3. Unless there is a legitimate safety concern for your children, police contact should be a last resort, especially over the holidays.
  4. Do not speak ill of your ex in front of your children or around your children. This includes not speaking ill of your ex even to other family members at a family gathering while your children are in ear shot, or allow friends or family to make such comments around your children. There is no reason while your children need to hear about your conflict over the holidays.
  5. Do allow your children to talk about their other parent with you. Holidays are difficult for children when parents are separated, especially if this is new to the children. You should, however, support your children if they tell you that they miss their other parent. Consider allowing a phone call or Facetime chat, so that your children can connect with the other parent.  Perhaps in return, your ex will give you the same courtesy when you are not with your children during a holiday.
  6.  Above all, remember the holidays are about your kids. Ensure to the best of your ability that you make the holidays positive for your children. Maximize your holiday placement time with your children by spending quality time with them creating memories and new traditions.

If you have any questions regarding your family law matter, please contact our office at 414-258-1644 to schedule a free initial office consultation.

Happy Holidays to you!

 

Tax Reform Bill May Have Significant Impact on Divorce Issues

 

The Tax Reform Bill that is currently before Congress includes a provision to eliminate the ability to take a tax deduction for alimony, or maintenance, payments.  If passed, this provision could become effective as early as January 1, 2018. This means that a divorce, legal separation, or modification orders entered into after December 31, 2017, would fall under the new guidelines of the Tax Reform Bill. Currently, the spouse who pays maintenance, or alimony, pursuant to a Court Order, can deduct those payments from his or her income. It is also important to remember that the proposed Tax Reform Bill may be subject to revisions, and must be passed into law, so these changes are not guaranteed at this time.  However, many people are concerned about the effects the new tax reform bill

will have on them, particularly if they are paying or receiving maintenance (alimony) or may in the future.  Therefore, we believe it is important to begin discussions of these possible changes as soon as possible.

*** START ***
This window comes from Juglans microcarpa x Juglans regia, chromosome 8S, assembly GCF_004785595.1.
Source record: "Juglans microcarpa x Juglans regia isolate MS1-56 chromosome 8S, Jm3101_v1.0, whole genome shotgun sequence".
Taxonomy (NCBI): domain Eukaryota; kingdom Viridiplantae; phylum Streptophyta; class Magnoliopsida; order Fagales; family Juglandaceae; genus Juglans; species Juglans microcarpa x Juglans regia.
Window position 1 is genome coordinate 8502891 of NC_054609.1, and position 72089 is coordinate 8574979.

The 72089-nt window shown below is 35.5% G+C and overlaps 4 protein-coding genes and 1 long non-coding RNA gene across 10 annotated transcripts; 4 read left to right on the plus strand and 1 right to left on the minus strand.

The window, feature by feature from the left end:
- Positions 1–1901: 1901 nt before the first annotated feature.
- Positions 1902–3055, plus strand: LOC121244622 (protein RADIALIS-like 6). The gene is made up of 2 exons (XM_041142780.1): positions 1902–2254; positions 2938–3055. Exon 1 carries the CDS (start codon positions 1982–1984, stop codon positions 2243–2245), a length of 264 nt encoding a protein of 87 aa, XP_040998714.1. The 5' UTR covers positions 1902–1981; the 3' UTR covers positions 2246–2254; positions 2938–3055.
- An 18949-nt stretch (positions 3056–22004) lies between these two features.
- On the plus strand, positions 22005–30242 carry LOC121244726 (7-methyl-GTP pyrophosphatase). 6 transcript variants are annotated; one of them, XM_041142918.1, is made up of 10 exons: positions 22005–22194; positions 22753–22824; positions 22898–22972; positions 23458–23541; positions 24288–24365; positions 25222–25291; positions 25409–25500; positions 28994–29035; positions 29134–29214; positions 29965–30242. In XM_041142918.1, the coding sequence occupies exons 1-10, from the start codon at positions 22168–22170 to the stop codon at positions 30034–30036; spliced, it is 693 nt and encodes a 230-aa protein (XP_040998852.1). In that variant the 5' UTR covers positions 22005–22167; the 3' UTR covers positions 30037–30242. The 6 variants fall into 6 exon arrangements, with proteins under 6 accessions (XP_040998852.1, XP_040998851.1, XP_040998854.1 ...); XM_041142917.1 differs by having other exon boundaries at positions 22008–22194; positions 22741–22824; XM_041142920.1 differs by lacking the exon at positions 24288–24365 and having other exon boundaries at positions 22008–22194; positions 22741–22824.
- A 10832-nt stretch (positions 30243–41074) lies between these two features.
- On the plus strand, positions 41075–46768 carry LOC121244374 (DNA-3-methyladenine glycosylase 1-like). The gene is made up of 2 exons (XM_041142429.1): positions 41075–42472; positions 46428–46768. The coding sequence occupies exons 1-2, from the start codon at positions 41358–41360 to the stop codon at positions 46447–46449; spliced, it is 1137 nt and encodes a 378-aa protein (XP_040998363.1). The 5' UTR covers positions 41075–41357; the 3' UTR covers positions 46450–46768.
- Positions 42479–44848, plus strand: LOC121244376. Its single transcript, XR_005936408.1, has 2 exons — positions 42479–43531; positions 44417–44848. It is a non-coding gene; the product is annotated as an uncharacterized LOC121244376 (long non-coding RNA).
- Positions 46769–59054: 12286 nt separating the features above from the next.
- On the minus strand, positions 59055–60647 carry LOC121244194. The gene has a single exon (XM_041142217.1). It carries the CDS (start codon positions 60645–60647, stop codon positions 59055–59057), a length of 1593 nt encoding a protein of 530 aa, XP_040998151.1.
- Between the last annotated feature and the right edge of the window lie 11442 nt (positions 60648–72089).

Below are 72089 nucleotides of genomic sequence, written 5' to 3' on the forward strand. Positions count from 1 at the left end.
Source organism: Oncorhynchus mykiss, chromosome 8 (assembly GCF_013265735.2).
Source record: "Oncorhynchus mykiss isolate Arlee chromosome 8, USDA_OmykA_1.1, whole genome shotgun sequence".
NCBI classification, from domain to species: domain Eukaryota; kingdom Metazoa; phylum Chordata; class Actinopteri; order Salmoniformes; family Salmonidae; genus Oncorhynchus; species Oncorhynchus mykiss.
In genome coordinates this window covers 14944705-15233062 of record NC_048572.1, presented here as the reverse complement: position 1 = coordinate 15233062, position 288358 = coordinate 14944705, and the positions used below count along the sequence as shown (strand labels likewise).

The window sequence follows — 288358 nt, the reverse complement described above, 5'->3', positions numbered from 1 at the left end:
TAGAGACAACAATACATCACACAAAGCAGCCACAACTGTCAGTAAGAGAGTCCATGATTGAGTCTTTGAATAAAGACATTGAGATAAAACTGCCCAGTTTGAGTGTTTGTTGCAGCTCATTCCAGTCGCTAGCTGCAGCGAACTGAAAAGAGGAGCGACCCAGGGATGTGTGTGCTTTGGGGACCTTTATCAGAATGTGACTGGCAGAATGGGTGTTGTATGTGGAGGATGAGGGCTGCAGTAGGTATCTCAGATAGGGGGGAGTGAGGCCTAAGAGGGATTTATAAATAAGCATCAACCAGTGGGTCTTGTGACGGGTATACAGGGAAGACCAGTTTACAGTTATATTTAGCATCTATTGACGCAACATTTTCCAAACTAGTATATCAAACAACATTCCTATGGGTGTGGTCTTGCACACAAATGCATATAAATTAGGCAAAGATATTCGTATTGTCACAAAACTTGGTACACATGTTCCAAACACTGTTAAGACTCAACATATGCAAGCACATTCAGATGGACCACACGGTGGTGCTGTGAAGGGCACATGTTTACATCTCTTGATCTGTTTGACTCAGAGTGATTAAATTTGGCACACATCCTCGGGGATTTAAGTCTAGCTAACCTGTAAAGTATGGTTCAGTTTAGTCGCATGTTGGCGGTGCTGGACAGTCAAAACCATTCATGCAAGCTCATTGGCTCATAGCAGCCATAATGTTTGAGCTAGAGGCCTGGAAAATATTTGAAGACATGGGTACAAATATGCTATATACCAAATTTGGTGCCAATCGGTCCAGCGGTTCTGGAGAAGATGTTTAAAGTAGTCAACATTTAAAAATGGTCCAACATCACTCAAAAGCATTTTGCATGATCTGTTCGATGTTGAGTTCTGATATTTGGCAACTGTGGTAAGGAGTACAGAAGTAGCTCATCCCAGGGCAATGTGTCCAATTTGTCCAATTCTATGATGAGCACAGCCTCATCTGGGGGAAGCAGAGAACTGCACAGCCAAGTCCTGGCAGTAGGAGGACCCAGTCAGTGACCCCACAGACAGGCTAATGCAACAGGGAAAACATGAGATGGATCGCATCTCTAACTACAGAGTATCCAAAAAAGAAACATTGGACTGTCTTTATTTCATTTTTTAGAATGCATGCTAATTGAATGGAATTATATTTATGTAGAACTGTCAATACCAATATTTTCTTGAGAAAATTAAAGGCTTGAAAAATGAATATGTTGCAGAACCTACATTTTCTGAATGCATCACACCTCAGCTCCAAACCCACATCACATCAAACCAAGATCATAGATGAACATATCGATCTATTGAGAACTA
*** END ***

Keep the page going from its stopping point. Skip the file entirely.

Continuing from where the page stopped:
The current tax law may allow for more money to be available to the parties for maintenance purposes as the higher income party may not be taxed at a higher income rate because he/she is paying a portion of that income to the lower income party, who will claim that maintenance as income at a lower income bracket. Because the proposed Tax Reform Bill will  no longer allow the higher income party the ability to deduct those maintenance payments on his/her tax return, he/she may be taxed at the higher income rate, and there will be less income available to the parties when calculating support. In effect, the proposed Tax Reform Bill increases the amount of taxes paid by a divorced couple then what they would have paid previously because the tax bracket of the payor does not change.

This tax proposal has a far reaching effect to any case in the U.S., includingWisconsin, that requires one party to pay maintenance to the other party, regardless of when the final divorce order is entered.  While an order to pay maintenance may exist before January 1, 2018, it will still be subject to modification in the future. Therefore, if either party requests that maintenance be modified, it will then be subject to the new provisions of the Tax Reform Bill.  As a result, the paying spouse will then no longer be able to deduct maintenance on his/her income taxes.

There may be other aspects of the proposed Tax Reform Bill that could help off-set the effect of these changes to the tax code for divorce couples, such as the proposed increase of the child and family tax credit, and the proposed change in the tax brackets for all filers. However, it is difficult to say what else may effect parties who are divorcing, or are divorced, as it is not clear what the final bill will include, and how some of those provisions may effect divorcing parties.